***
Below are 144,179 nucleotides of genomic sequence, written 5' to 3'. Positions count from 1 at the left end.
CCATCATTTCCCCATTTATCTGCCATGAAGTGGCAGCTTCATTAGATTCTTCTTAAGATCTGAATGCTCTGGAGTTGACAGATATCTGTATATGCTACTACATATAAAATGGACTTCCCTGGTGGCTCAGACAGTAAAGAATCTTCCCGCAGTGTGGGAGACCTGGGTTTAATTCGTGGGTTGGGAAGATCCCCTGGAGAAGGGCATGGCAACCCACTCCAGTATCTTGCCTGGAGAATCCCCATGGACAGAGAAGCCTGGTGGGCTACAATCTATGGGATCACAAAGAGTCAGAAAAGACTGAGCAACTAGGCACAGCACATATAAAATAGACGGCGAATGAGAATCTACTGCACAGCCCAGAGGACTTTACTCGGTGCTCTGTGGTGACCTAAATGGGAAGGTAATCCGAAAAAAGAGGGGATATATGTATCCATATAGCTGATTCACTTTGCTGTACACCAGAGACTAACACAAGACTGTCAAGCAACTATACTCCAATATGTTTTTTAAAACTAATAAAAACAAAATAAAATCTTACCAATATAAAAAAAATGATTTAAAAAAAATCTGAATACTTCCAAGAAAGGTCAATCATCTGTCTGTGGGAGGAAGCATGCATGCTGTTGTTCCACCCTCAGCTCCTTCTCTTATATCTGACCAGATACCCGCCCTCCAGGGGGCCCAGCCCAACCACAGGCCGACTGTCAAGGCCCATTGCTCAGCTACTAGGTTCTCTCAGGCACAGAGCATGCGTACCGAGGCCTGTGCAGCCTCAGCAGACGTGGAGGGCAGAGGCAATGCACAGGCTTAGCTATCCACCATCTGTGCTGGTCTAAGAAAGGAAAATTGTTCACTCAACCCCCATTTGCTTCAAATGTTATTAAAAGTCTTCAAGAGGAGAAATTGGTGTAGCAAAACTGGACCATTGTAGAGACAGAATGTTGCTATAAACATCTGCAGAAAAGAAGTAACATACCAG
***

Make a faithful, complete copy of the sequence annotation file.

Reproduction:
Below are 144,179 nucleotides of genomic sequence, written 5' to 3'. Positions count from 1 at the left end.
CCATCATTTCCCCATTTATCTGCCATGAAGTGGCAGCTTCATTAGATTCTTCTTAAGATCTGAATGCTCTGGAGTTGACAGATATCTGTATATGCTACTACATATAAAATGGACTTCCCTGGTGGCTCAGACAGTAAAGAATCTTCCCGCAGTGTGGGAGACCTGGGTTTAATTCGTGGGTTGGGAAGATCCCCTGGAGAAGGGCATGGCAACCCACTCCAGTATCTTGCCTGGAGAATCCCCATGGACAGAGAAGCCTGGTGGGCTACAATCTATGGGATCACAAAGAGTCAGAAAAGACTGAGCAACTAGGCACAGCACATATAAAATAGACGGCGAATGAGAATCTACTGCACAGCCCAGAGGACTTTACTCGGTGCTCTGTGGTGACCTAAATGGGAAGGTAATCCGAAAAAAGAGGGGATATATGTATCCATATAGCTGATTCACTTTGCTGTACACCAGAGACTAACACAAGACTGTCAAGCAACTATACTCCAATATGTTTTTTAAAACTAATAAAAACAAAATAAAATCTTACCAATATAAAAAAAATGATTTAAAAAAAATCTGAATACTTCCAAGAAAGGTCAATCATCTGTCTGTGGGAGGAAGCATGCATGCTGTTGTTCCACCCTCAGCTCCTTCTCTTATATCTGACCAGATACCCGCCCTCCAGGGGGCCCAGCCCAACCACAGGCCGACTGTCAAGGCCCATTGCTCAGCTACTAGGTTCTCTCAGGCACAGAGCATGCGTACCGAGGCCTGTGCAGCCTCAGCAGACGTGGAGGGCAGAGGCAATGCACAGGCTTAGCTATCCACCATCTGTGCTGGTCTAAGAAAGGAAAATTGTTCACTCAACCCCCATTTGCTTCAAATGTTATTAAAAGTCTTCAAGAGGAGAAATTGGTGTAGCAAAACTGGACCATTGTAGAGACAGAATGTTGCTATAAACATCTGCAGAAAAGAAGTAACATACCAG